So the kingdom of heaven is sometimes a merchant, sometimes the treasure; sometimes a tiny seed, sometimes the sower and sometimes the landowner. Matthew 20:1-16 is the “first shall be last” parable, for in it, the landowner who hires people at different points throughout the day then pays them all the same. When the earliest hires complained that they should have gotten paid more than those who worked only an hour, the landowner reminds them that they’d agreed on an amount earlier in the day already and that he should be allowed to do whatever he wants with what belongs to him. He also doesn’t fail to point out the possibility that these complainers might be jealous because he is generous. Frustrating but fair enough, I guess. But then the landowner goes and adds this line: “So the first shall be last and the last shall be first” (Matthew 20:16).
This uncomfortable line appears a few other places in Scripture: in Mark 9:30 and just before the current parable, in Matthew 19:30. This is the parable where Jesus says to a rich, young rule that if he wants to “be perfect,” he must sell everything and give all the proceeds to the poor. When the ruler walks away, Jesus points out that it is easier for a camel to go through the eye of a needle for the rich to enter the kingdom of heaven. It may be harsh, but the warnings against wealth and money are too numerous in Scripture to be ignored. “The first shall be last” may, as some suggest, refer to Israel and the Jewish people, but here – in Matthew 19 and Matthew 20, it seems to me to be about money.
The kingdom of heaven is like the landowner who is sovereign over what belongs to him. Those that complain about their wage think that it’s unfair to pay everyone the same when some did much more work than others but the landowner is using an entirely different metric in deciding what to pay, revealing that those hired first aren’t really about fairness as they claim to be, but are putting their own desire for money above the generosity of their boss. “You cannot serve both God and money,” (Matthew 6:24) indeed.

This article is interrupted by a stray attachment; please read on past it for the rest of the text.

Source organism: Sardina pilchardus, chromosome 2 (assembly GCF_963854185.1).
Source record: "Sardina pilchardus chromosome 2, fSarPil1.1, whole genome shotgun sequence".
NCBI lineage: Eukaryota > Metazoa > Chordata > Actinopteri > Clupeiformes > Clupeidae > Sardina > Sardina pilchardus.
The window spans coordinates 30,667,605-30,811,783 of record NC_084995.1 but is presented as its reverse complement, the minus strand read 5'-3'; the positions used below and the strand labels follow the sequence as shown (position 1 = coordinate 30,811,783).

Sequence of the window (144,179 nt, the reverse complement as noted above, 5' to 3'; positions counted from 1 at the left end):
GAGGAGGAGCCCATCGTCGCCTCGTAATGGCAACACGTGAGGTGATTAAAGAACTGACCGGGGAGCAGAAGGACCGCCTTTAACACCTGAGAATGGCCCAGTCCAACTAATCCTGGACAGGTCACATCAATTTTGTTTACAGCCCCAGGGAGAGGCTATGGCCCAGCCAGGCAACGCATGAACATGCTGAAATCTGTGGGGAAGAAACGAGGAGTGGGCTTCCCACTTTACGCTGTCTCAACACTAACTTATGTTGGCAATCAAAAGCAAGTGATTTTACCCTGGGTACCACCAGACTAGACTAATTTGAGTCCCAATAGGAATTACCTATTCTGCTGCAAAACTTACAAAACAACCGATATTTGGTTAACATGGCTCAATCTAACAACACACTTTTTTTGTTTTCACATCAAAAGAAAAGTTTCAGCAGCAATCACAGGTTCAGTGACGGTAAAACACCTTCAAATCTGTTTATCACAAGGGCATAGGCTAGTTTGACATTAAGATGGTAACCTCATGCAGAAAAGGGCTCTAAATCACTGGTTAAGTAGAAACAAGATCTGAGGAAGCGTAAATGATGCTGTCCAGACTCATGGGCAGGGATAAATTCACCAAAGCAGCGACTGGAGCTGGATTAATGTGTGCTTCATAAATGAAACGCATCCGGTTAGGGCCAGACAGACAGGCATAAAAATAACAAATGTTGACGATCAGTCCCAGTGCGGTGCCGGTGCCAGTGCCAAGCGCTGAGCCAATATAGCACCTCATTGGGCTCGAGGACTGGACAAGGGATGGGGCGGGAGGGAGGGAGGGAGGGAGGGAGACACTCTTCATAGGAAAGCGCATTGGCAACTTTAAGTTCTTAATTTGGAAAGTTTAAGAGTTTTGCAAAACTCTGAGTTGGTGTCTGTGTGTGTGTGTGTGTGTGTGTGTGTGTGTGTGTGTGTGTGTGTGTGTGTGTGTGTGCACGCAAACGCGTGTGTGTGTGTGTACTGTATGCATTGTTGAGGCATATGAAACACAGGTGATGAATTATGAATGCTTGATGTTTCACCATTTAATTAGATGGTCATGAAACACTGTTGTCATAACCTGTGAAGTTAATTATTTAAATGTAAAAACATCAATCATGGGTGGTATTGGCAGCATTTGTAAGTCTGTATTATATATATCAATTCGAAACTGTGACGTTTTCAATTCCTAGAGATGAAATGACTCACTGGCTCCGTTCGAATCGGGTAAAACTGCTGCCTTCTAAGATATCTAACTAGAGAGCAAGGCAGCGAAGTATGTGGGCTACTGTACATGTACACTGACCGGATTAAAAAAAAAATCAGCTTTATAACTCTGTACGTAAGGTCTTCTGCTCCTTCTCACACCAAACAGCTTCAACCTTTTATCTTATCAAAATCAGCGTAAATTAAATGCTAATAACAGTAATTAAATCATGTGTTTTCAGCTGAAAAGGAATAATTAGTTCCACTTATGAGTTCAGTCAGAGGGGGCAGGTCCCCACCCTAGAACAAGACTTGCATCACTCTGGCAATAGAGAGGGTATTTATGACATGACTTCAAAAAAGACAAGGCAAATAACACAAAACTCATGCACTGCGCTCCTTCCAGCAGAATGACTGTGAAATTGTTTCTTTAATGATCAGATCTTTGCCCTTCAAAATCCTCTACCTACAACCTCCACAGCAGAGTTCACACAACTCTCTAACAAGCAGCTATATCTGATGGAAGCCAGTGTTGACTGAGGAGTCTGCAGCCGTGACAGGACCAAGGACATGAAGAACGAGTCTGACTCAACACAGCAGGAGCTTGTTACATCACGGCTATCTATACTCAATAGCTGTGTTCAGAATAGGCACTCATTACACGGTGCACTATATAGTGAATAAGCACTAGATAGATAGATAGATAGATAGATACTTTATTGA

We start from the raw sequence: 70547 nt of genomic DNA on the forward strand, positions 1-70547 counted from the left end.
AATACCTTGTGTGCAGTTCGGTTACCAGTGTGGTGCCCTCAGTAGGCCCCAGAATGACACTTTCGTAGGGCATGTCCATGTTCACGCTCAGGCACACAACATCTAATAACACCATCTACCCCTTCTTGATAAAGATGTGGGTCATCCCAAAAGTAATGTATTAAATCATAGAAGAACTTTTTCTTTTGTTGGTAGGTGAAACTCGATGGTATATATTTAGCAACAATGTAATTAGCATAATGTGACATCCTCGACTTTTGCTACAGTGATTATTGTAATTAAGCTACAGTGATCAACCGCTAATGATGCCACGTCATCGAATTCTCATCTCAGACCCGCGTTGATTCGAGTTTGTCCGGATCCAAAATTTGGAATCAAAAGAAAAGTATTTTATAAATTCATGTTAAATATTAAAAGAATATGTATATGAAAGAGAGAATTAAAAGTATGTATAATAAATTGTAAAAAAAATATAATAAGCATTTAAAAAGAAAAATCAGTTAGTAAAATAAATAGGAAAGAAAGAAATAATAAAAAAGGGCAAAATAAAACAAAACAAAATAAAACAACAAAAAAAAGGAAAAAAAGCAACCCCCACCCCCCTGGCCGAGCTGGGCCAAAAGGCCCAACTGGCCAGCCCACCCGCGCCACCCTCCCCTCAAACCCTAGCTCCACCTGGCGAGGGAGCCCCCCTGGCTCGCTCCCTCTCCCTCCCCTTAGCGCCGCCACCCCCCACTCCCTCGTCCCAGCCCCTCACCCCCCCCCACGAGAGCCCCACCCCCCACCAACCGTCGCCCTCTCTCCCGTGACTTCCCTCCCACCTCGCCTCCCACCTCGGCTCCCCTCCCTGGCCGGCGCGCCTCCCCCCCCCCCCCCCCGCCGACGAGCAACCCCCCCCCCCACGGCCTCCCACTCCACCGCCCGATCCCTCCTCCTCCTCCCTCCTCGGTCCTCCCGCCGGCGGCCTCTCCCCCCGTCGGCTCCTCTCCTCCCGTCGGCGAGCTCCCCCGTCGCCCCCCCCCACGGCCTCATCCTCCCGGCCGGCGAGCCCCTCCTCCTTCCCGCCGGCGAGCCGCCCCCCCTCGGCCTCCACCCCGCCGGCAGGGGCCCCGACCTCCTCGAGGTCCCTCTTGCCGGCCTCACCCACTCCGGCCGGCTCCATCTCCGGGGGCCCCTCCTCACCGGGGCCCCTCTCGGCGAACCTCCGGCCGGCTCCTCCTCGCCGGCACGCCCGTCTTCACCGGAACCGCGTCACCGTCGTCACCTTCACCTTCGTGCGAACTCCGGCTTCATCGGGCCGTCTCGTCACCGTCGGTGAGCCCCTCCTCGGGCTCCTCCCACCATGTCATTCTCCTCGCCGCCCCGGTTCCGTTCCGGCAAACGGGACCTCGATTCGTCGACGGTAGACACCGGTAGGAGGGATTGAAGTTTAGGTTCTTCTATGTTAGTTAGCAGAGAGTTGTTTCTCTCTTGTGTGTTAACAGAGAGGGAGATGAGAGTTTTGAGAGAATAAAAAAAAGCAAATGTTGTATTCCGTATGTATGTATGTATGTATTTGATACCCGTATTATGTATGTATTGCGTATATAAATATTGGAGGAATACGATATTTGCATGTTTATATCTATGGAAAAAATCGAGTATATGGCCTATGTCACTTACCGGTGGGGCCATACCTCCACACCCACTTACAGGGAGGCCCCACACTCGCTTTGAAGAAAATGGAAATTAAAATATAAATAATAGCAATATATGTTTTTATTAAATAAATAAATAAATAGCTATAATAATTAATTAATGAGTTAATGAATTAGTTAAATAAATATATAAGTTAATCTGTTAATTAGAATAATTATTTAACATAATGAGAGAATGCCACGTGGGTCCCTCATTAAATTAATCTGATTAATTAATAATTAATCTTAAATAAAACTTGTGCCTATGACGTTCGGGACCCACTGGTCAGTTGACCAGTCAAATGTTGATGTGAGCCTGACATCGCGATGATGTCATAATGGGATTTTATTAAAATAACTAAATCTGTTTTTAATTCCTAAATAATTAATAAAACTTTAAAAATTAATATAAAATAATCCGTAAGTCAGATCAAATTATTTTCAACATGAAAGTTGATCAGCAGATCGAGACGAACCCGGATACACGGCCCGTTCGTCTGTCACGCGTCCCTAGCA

So when we think about “the first being last” in terms of wealth, we cannot escape the care and concern God has for the poor. While at least 20 cities in our country have passed laws making it illegal to feed the homeless and governments can easily find the money to bail out banks, corporations and insurance companies as the gap between rich and poor widens, we must say no to this worship of money. Even as we desire the standard of living to be raised for everyone on the planet so that no one has to live on less than a dollar a day as the world’s poorest billion people currently do
, we must say no to the idea that money makes us powerful, safe or provides for us. It is imperative that we stop putting the first in this world (by the world’s standards) first (like, for example, wealthy corporations who do not care about health, community or the poor) and work ever harder to seek those who may seem last now but will, as promised, be made first in the kingdom of God.